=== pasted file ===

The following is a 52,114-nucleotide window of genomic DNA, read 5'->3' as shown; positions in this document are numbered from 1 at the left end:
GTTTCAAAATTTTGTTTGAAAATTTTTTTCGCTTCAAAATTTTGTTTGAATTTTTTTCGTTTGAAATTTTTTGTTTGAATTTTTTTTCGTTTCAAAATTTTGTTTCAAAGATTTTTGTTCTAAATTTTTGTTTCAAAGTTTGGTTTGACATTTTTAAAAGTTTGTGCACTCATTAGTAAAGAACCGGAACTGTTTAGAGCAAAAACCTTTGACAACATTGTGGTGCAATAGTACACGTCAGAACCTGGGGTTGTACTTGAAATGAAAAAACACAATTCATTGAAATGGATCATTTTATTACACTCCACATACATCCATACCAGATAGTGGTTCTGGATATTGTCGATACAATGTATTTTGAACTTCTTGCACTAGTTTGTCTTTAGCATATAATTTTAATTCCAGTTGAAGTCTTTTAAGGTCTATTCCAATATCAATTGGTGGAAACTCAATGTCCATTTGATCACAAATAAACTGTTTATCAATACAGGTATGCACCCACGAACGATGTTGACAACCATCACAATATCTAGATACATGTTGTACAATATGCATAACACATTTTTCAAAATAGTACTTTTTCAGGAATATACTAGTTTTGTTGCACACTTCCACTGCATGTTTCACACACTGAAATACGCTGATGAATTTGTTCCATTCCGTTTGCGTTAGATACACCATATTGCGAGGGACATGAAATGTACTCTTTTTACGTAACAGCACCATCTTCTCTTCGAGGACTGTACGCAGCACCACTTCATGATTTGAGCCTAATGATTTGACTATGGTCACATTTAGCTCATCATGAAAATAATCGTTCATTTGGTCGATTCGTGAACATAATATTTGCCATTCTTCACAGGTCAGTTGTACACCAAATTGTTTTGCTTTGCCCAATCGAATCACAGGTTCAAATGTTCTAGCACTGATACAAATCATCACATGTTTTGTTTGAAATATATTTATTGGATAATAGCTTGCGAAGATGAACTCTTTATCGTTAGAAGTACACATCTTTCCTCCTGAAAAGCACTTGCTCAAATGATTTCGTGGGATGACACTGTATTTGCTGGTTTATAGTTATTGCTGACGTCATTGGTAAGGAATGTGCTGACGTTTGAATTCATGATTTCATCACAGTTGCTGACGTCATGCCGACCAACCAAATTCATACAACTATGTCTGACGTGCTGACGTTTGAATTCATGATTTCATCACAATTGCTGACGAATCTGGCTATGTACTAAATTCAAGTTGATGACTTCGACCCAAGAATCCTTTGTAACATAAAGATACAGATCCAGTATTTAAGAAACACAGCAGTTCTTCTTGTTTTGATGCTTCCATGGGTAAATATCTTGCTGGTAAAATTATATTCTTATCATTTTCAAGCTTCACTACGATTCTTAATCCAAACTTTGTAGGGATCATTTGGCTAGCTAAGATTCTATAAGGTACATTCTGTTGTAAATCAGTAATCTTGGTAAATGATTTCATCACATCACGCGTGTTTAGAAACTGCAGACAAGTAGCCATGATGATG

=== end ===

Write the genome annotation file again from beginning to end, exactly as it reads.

The following is a 52,114-nucleotide window of genomic DNA, read 5'->3' as shown; positions in this document are numbered from 1 at the left end:
GTTTCAAAATTTTGTTTGAAAATTTTTTTCGCTTCAAAATTTTGTTTGAATTTTTTTCGTTTGAAATTTTTTGTTTGAATTTTTTTTCGTTTCAAAATTTTGTTTCAAAGATTTTTGTTCTAAATTTTTGTTTCAAAGTTTGGTTTGACATTTTTAAAAGTTTGTGCACTCATTAGTAAAGAACCGGAACTGTTTAGAGCAAAAACCTTTGACAACATTGTGGTGCAATAGTACACGTCAGAACCTGGGGTTGTACTTGAAATGAAAAAACACAATTCATTGAAATGGATCATTTTATTACACTCCACATACATCCATACCAGATAGTGGTTCTGGATATTGTCGATACAATGTATTTTGAACTTCTTGCACTAGTTTGTCTTTAGCATATAATTTTAATTCCAGTTGAAGTCTTTTAAGGTCTATTCCAATATCAATTGGTGGAAACTCAATGTCCATTTGATCACAAATAAACTGTTTATCAATACAGGTATGCACCCACGAACGATGTTGACAACCATCACAATATCTAGATACATGTTGTACAATATGCATAACACATTTTTCAAAATAGTACTTTTTCAGGAATATACTAGTTTTGTTGCACACTTCCACTGCATGTTTCACACACTGAAATACGCTGATGAATTTGTTCCATTCCGTTTGCGTTAGATACACCATATTGCGAGGGACATGAAATGTACTCTTTTTACGTAACAGCACCATCTTCTCTTCGAGGACTGTACGCAGCACCACTTCATGATTTGAGCCTAATGATTTGACTATGGTCACATTTAGCTCATCATGAAAATAATCGTTCATTTGGTCGATTCGTGAACATAATATTTGCCATTCTTCACAGGTCAGTTGTACACCAAATTGTTTTGCTTTGCCCAATCGAATCACAGGTTCAAATGTTCTAGCACTGATACAAATCATCACATGTTTTGTTTGAAATATATTTATTGGATAATAGCTTGCGAAGATGAACTCTTTATCGTTAGAAGTACACATCTTTCCTCCTGAAAAGCACTTGCTCAAATGATTTCGTGGGATGACACTGTATTTGCTGGTTTATAGTTATTGCTGACGTCATTGGTAAGGAATGTGCTGACGTTTGAATTCATGATTTCATCACAGTTGCTGACGTCATGCCGACCAACCAAATTCATACAACTATGTCTGACGTGCTGACGTTTGAATTCATGATTTCATCACAATTGCTGACGAATCTGGCTATGTACTAAATTCAAGTTGATGACTTCGACCCAAGAATCCTTTGTAACATAAAGATACAGATCCAGTATTTAAGAAACACAGCAGTTCTTCTTGTTTTGATGCTTCCATGGGTAAATATCTTGCTGGTAAAATTATATTCTTATCATTTTCAAGCTTCACTACGATTCTTAATCCAAACTTTGTAGGGATCATTTGGCTAGCTAAGATTCTATAAGGTACATTCTGTTGTAAATCAGTAATCTTGGTAAATGATTTCATCACATCACGCGTGTTTAGAAACTGCAGACAAGTAGCCATGATGATG